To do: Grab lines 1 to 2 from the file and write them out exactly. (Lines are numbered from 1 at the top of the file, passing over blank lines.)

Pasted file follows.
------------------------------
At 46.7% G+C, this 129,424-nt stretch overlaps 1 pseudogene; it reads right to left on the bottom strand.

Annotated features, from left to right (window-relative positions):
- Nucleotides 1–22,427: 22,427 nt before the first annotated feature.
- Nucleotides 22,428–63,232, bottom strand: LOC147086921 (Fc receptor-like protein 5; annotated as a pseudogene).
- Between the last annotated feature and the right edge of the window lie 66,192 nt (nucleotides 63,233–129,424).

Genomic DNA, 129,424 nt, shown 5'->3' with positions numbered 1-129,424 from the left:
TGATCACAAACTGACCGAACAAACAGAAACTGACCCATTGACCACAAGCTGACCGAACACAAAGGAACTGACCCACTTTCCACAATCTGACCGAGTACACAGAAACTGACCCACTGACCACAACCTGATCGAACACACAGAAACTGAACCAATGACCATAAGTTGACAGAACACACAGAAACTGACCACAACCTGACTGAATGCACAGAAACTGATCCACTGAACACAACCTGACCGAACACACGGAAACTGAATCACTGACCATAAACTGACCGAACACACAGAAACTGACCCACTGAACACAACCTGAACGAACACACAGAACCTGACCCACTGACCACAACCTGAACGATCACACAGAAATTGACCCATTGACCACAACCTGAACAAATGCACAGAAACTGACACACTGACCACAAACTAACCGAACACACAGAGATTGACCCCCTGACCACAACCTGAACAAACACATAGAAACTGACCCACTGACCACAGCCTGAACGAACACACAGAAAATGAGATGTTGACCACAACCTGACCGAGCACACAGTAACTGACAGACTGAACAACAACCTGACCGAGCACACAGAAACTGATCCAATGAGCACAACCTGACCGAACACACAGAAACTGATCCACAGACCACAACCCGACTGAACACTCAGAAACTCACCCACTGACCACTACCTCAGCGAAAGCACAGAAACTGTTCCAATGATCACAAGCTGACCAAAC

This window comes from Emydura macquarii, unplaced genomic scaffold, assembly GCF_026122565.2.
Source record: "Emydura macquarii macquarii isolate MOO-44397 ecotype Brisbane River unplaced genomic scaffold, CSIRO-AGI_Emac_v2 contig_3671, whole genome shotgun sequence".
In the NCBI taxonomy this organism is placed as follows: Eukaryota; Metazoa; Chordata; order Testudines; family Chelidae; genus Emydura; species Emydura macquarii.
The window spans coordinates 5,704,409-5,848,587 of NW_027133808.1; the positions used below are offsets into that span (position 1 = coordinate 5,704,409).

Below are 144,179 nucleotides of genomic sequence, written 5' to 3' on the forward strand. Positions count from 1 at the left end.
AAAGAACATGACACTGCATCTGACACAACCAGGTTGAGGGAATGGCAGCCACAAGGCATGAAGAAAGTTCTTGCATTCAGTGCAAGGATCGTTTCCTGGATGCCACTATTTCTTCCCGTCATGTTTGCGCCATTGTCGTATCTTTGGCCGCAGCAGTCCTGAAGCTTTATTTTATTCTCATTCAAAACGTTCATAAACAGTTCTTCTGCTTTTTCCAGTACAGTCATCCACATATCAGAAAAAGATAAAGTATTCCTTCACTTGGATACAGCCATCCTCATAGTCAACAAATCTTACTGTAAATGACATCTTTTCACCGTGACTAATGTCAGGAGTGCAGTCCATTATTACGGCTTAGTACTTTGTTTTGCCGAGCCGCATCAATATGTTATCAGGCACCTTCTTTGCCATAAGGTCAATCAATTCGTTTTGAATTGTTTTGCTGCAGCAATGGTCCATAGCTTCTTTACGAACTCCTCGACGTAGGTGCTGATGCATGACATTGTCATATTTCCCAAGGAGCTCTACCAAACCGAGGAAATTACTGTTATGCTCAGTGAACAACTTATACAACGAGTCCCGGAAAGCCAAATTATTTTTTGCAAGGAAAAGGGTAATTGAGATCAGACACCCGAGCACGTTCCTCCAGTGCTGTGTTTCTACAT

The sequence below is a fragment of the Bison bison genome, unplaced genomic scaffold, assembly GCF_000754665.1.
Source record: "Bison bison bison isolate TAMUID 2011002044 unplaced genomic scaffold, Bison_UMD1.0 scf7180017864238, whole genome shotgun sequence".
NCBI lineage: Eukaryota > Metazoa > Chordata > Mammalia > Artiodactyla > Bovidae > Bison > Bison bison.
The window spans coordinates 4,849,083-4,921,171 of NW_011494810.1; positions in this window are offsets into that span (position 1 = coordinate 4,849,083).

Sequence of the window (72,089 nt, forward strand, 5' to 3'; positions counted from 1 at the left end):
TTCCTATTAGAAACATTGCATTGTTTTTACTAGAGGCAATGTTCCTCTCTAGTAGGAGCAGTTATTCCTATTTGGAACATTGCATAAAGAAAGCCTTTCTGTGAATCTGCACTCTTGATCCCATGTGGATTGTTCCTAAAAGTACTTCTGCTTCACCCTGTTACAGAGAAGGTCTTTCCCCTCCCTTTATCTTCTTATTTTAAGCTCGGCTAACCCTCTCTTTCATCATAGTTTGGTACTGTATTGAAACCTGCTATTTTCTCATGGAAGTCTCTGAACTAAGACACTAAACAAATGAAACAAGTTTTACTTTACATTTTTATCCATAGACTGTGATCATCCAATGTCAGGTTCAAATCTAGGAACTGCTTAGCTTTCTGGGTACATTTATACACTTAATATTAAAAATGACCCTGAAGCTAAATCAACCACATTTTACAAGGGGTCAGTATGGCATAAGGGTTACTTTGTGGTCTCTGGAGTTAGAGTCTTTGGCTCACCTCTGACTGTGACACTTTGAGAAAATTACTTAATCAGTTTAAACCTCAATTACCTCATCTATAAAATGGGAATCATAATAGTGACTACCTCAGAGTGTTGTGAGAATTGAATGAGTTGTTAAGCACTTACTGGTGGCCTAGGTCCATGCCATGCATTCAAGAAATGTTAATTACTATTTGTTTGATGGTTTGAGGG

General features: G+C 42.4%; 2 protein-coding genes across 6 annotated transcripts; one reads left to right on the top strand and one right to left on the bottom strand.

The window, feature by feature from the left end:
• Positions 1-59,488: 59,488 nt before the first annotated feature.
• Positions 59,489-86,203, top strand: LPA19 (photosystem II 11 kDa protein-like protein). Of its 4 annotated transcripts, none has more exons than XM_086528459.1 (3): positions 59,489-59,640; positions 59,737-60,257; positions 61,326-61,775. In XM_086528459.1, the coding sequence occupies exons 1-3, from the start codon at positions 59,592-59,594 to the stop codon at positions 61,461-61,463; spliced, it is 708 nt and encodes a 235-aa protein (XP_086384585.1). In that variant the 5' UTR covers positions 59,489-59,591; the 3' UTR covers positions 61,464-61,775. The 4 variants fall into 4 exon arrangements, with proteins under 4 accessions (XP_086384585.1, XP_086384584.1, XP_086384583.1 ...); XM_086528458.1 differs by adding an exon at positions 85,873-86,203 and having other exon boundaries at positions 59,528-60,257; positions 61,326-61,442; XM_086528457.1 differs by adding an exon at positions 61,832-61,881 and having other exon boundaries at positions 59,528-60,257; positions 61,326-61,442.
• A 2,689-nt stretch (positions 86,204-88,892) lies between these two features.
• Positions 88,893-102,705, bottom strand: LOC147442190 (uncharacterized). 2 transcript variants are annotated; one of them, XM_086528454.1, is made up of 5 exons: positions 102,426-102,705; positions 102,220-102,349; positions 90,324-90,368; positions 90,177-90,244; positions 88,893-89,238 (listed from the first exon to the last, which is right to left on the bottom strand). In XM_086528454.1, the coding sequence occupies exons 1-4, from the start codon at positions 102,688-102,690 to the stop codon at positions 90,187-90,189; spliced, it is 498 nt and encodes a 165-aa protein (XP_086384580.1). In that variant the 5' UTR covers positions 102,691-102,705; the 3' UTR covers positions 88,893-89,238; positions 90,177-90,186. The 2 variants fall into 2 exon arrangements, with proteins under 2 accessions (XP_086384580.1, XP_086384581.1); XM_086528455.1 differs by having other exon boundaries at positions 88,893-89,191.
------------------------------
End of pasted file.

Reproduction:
At 46.7% G+C, this 129,424-nt stretch overlaps 1 pseudogene; it reads right to left on the bottom strand.

Annotated features, from left to right (window-relative positions):